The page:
Andrew began to realize that the big shoe brands had it all wrong. Shoes should be built around the natural shape of the human foot, and not the other way around. This meant that a shoe should be widest at the forefoot and toes, while allowing for full flexibility and unrestricted movement.

After three years of research, countless hours of design and dozens of prototypes, Andrew’s unwavering focus finally paid off. In September 2011, Lems released its first product – the Primal. Though the company has come a long way since that original design, Andrew continues to study his art while staying true to his mission of making naturally fitting footwear that allows your feet the freedom to be just as nature intended.

Thank you to Lems for providing us with a sample pair. Please read our transparency page for info on how we do our reviews.

About Matt Rasmussen (1612 Articles)
Matt Rasmussen lives in Keizer, Ore. with his wife and three daughters. He enjoys watching the Olympics, sampling craft beers, and all things Canada (he was born there). Matt was raised as a baseball player and officially transitioned over to running in 2010.

4 Comments on Run Oregon is Kickin’ it in the Lems Mesa

  1. “Lems does not appear to be replacing any of their core line, nor are they trying to be sneaky about this style addition”
    That isn’t the problem — the problem is that they aren’t making this line (or anything new) for the core customers that have brought them to where they are now. I would love to buy these classy new shoes, but wearing Lems for several years (I own 9 pairs–quite an investment!), my feet have spread too much to squeeze back into narrower shoes, and my toes, knees and back won’t tolerate a 4mm drop. Basically, Lems convinced me to switch to their minimal shoes, got me hooked, and now says I should go back to what I left behind if I want anything newer or more stylish (or, it appears, with the traction that their boots should have had).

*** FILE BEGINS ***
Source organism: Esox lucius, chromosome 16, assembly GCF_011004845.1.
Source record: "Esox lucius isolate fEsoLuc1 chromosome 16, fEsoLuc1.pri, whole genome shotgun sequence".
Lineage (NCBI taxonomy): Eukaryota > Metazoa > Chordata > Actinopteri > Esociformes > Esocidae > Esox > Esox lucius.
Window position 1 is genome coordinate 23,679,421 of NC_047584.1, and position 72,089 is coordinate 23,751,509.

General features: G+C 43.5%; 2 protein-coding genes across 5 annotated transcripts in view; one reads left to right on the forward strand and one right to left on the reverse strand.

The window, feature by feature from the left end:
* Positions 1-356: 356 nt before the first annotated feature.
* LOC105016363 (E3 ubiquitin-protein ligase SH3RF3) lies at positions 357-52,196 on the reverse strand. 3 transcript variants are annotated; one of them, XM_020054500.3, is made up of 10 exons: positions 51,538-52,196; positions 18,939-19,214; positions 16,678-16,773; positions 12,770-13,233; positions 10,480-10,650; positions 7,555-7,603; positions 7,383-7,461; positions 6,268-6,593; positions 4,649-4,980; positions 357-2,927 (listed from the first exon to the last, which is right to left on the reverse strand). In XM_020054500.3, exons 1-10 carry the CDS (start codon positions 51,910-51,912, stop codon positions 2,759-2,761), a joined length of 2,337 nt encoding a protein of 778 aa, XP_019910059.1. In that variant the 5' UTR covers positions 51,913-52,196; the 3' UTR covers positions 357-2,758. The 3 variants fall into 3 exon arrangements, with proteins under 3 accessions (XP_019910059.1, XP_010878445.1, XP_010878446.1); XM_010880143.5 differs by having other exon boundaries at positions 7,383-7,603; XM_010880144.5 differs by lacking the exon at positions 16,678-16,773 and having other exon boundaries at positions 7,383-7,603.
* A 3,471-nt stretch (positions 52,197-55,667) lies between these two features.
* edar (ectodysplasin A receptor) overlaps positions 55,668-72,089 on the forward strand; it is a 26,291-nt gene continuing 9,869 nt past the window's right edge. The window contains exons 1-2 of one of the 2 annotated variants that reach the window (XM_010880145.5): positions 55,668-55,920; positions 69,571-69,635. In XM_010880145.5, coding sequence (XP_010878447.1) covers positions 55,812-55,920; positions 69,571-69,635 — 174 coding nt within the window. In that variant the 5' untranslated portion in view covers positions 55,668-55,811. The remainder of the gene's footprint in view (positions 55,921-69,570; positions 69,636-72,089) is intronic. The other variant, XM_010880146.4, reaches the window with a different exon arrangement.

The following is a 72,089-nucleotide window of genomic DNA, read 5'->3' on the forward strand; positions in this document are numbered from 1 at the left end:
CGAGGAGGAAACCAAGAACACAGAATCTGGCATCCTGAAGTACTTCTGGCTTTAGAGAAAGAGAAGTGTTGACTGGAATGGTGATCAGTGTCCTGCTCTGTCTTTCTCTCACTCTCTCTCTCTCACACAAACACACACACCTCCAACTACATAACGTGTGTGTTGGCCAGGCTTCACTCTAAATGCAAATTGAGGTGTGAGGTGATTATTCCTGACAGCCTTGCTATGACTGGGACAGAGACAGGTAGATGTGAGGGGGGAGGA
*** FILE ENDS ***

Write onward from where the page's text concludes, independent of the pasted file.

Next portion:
• I suppose there are two viewpoints on this, and I understand why long-term Lems runners feel neglected. On the flipside, I never would have tried Lems until these more “mainstream” versions came out. Now I love them.

  2. Can you comment on the fit of the Mesa vs the Trailhead, and maybe even vs the Primal2? I’m wearing the Primal2’s this very second and the toe box feels great for me, though the sole could use some extra padding for me. I’ve tried asking Lems for advice on fitting the Trailhead, and they basically said it wouuldn’t work for me based on my described foot size (8.5 4E, though primal 9’s work perfectly for me). I’m wondering if the Mesa will have a more relaxed fit in the toe box, or if it is just as narrow as the Trailhead? I’ve heard they are introducing a new version of the Trailhead with a slightly roomier toe box (which explains the clearance of their current Trailhead), and it sounds like the Mesa is on this modified last, but it still doesn’t sound like it’s as wide as the Primals.

  3. Just got these in the mail and I’m super disappointed. I’ve been living in my Primal 2’s for about and month and decided I should get another pair of lems to offset the wear. I knew that the Mesa was not going to be just like the Primals but I did not expect this far of a departure, this shoe fits like a mainstream tennis shoe with an even more dense sole. My feet free like they are suffocating! My other main shoe is a Altra TMP 1.5, I figured these would have a similar raised feel but I was very wrong. I get why the Mesa would get mainstream shoe buyers into Lems but I wish that was more clear before my order! Thanks for the review.